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The Paoay Church was built of coral blocks and stucco-plastered bricks. Its architecture is a unique combination of Baroque and Oriental. The materials used for the walls were a mixture of coral stone and bricks. Large coral stones were used at the lower level of the walls, while bricks, smaller and more manageable to transport, were used at the upper levels. The mortar used for the coral stones and bricks points out the desire of the builders to make sure that the church stood against natural calamities. The stucco was said to have been made by mixing sand and lime with sugarcane juice, which were boiled with mango leaves, leather, and rice straw. The church is considered as one of the most striking edifices in the country with its huge buttresses flanking the sides and rear facade.
Viewed from the side, the giant buttresses look like huge volutes making the facade appear as a massive pediment rising from the ground. The facade is divided vertically by square pilasters that extend from the ground and all the way to the top of the pediment. The facade is also divided horizontally by cornices that extend all the way to the edges. The cornices extend to the sides of the church and wrap each buttresses around, adding attention and articulation to the massive side supports.
The facade is complemented with a bell tower located at its right hand side. Bell towers are a very important element in the overall composition of colonial churches, both for its function and aesthetics. For practical purposes, belltowers were used as a communication device to the townspeople. In the case of the Paoay bell tower, it also played, ironically, an explicit role in the lives of the Filipinos during the war. It has been said that the bell tower was used as an observation post by Katipuneros during the Philippine Revolution and by guerilleros during the Japanese occupation.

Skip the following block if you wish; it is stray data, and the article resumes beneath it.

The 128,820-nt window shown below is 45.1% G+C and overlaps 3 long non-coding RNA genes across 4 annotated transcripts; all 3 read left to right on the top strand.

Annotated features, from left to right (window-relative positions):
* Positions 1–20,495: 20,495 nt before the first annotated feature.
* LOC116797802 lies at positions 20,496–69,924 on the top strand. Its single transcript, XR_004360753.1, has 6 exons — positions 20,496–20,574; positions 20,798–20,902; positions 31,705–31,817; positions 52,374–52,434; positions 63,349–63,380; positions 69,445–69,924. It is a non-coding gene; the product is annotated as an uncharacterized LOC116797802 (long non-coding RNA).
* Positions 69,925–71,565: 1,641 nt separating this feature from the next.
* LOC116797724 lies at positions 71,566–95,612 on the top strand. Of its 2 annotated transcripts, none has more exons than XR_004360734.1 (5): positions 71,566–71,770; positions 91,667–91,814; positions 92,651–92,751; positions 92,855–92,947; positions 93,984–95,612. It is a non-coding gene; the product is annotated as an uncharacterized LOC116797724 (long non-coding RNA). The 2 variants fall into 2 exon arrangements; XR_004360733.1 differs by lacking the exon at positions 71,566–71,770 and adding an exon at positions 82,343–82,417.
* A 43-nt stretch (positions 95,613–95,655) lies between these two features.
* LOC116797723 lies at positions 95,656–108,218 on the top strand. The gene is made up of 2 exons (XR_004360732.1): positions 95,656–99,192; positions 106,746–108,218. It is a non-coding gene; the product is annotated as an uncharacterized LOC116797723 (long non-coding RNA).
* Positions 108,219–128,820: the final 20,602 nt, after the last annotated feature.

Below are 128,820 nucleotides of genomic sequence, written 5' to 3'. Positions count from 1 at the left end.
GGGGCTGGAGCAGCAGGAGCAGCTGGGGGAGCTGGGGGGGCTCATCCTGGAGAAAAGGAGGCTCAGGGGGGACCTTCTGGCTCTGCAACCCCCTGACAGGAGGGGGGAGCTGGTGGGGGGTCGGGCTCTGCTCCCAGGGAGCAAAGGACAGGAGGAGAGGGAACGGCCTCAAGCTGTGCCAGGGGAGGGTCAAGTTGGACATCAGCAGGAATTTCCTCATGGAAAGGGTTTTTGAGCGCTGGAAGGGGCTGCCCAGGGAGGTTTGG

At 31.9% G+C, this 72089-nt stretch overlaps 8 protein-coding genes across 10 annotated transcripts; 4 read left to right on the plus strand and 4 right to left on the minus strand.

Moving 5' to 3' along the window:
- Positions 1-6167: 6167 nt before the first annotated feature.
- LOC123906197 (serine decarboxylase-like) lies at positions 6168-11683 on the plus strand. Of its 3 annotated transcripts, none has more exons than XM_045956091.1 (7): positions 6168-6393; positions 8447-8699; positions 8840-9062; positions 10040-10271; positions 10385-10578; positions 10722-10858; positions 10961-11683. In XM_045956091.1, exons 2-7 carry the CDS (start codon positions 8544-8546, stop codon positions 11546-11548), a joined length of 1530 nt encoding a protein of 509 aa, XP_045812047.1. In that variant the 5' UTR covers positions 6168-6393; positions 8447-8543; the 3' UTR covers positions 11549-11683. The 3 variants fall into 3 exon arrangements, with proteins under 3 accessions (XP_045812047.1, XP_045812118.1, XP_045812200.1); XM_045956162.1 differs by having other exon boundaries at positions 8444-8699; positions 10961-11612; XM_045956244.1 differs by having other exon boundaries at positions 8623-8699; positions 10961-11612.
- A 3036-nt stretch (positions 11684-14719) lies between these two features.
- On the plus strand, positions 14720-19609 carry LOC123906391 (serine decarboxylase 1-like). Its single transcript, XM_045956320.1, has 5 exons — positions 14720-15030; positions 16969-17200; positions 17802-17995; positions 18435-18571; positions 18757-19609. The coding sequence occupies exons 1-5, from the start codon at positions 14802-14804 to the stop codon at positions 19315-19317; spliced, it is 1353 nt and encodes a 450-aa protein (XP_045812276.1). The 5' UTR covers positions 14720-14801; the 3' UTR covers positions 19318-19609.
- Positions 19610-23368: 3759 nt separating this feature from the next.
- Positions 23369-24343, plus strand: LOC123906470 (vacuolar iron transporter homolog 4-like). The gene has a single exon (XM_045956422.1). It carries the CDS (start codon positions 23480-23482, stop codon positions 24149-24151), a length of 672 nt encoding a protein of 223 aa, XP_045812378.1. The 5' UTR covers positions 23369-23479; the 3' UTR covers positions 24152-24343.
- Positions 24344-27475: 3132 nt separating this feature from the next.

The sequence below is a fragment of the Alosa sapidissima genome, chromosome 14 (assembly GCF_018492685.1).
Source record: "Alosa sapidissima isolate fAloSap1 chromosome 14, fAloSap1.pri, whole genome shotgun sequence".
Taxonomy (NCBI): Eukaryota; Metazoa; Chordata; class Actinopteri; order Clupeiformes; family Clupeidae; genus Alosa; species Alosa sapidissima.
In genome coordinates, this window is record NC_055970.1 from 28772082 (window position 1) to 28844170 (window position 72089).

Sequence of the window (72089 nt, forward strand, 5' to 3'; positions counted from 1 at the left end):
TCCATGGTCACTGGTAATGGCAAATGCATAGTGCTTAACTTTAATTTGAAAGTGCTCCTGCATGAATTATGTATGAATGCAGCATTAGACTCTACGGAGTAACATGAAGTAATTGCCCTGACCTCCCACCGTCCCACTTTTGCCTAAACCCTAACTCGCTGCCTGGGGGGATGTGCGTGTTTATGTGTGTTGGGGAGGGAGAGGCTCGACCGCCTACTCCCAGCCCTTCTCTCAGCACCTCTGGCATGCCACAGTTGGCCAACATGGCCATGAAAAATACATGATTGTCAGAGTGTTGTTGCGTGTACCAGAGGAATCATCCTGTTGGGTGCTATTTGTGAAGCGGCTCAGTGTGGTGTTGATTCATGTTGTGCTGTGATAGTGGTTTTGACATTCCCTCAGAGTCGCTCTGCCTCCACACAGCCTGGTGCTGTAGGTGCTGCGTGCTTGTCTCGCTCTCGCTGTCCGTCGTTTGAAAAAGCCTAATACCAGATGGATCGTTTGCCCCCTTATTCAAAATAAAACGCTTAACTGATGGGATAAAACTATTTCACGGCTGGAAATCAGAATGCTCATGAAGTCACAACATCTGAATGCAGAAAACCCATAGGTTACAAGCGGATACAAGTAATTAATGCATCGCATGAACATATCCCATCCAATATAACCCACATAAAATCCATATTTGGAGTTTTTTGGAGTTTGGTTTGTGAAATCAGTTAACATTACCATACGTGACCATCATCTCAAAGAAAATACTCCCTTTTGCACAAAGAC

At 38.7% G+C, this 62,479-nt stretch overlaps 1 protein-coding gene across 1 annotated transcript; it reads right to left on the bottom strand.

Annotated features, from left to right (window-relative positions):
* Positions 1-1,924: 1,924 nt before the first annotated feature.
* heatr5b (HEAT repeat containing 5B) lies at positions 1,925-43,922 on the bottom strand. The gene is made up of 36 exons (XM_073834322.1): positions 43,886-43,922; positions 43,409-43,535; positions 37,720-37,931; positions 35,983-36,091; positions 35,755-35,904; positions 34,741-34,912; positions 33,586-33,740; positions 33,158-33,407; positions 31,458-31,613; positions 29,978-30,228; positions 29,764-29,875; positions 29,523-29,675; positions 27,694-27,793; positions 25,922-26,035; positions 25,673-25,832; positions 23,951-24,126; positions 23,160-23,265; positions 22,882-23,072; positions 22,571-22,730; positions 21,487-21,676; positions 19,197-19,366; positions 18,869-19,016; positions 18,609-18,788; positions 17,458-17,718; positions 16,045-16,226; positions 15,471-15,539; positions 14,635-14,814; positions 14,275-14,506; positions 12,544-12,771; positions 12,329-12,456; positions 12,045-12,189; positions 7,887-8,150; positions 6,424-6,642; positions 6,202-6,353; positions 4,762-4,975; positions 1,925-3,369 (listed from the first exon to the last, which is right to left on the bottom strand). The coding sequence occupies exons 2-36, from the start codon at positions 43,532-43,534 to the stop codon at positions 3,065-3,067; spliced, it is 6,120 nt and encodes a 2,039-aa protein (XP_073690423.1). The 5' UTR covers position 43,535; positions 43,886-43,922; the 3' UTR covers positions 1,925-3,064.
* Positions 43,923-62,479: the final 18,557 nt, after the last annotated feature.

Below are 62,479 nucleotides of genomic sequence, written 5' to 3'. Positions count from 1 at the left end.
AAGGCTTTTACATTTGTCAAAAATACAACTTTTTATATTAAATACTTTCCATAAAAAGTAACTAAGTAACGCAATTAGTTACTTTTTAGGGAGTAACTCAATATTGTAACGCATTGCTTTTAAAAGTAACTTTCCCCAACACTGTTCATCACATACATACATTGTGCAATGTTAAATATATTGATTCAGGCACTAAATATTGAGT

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The Paoay Church was started by the Augustinian Fr. Antonio Estavillo. Cornerstone laying for the church was made in 1704, its convent in 1707, and the bell tower in 1793. It was completed in 1710 and nauguration ceremonies were held on February 28, 1896, just three years before the expulsion of Spanish rule in the country. The style of the church has been dubbed an “Earthquake Baroque.” The church started to be used before its completion and kept in repair by the people under the joint auspices of the Church and the town officials of Paoay. The church was badly damaged by earthquake in 1927 and lated included in the UNESCO'S World Heritage List.
Compared to its still magnificent exterior, the Paoay Church looks austere and stark inside, with but a few old images of saints and a simple wooden cross at the altar, that it is hard to imagine now how it looked like a hundred years ago. Only on Sundays does the Parish enjoy quite a number of worshippers. It is sad to note that on any other day, except for an intermittent bus loads of Taiwanese tourists, the church suffers from the lack of patronage.